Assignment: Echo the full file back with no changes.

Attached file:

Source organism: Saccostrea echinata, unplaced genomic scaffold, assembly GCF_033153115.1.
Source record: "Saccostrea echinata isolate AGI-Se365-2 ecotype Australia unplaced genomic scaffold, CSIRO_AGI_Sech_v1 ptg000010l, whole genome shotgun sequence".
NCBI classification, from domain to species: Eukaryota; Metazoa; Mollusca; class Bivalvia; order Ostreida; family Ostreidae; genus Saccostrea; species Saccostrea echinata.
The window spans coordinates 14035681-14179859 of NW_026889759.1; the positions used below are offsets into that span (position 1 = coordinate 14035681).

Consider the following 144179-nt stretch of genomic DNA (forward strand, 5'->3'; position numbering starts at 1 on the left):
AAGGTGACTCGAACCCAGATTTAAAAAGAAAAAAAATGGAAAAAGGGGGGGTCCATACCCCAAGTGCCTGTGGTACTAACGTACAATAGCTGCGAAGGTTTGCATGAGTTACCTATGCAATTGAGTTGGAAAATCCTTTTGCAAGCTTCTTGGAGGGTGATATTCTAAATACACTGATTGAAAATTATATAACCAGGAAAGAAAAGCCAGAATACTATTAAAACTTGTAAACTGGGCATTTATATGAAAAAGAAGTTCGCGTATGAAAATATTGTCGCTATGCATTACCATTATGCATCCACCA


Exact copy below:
Source organism: Saccostrea echinata, unplaced genomic scaffold, assembly GCF_033153115.1.
Source record: "Saccostrea echinata isolate AGI-Se365-2 ecotype Australia unplaced genomic scaffold, CSIRO_AGI_Sech_v1 ptg000010l, whole genome shotgun sequence".
NCBI classification, from domain to species: Eukaryota; Metazoa; Mollusca; class Bivalvia; order Ostreida; family Ostreidae; genus Saccostrea; species Saccostrea echinata.
The window spans coordinates 14035681-14179859 of NW_026889759.1; the positions used below are offsets into that span (position 1 = coordinate 14035681).

Consider the following 144179-nt stretch of genomic DNA (forward strand, 5'->3'; position numbering starts at 1 on the left):
AAGGTGACTCGAACCCAGATTTAAAAAGAAAAAAAATGGAAAAAGGGGGGGTCCATACCCCAAGTGCCTGTGGTACTAACGTACAATAGCTGCGAAGGTTTGCATGAGTTACCTATGCAATTGAGTTGGAAAATCCTTTTGCAAGCTTCTTGGAGGGTGATATTCTAAATACACTGATTGAAAATTATATAACCAGGAAAGAAAAGCCAGAATACTATTAAAACTTGTAAACTGGGCATTTATATGAAAAAGAAGTTCGCGTATGAAAATATTGTCGCTATGCATTACCATTATGCATCCACCA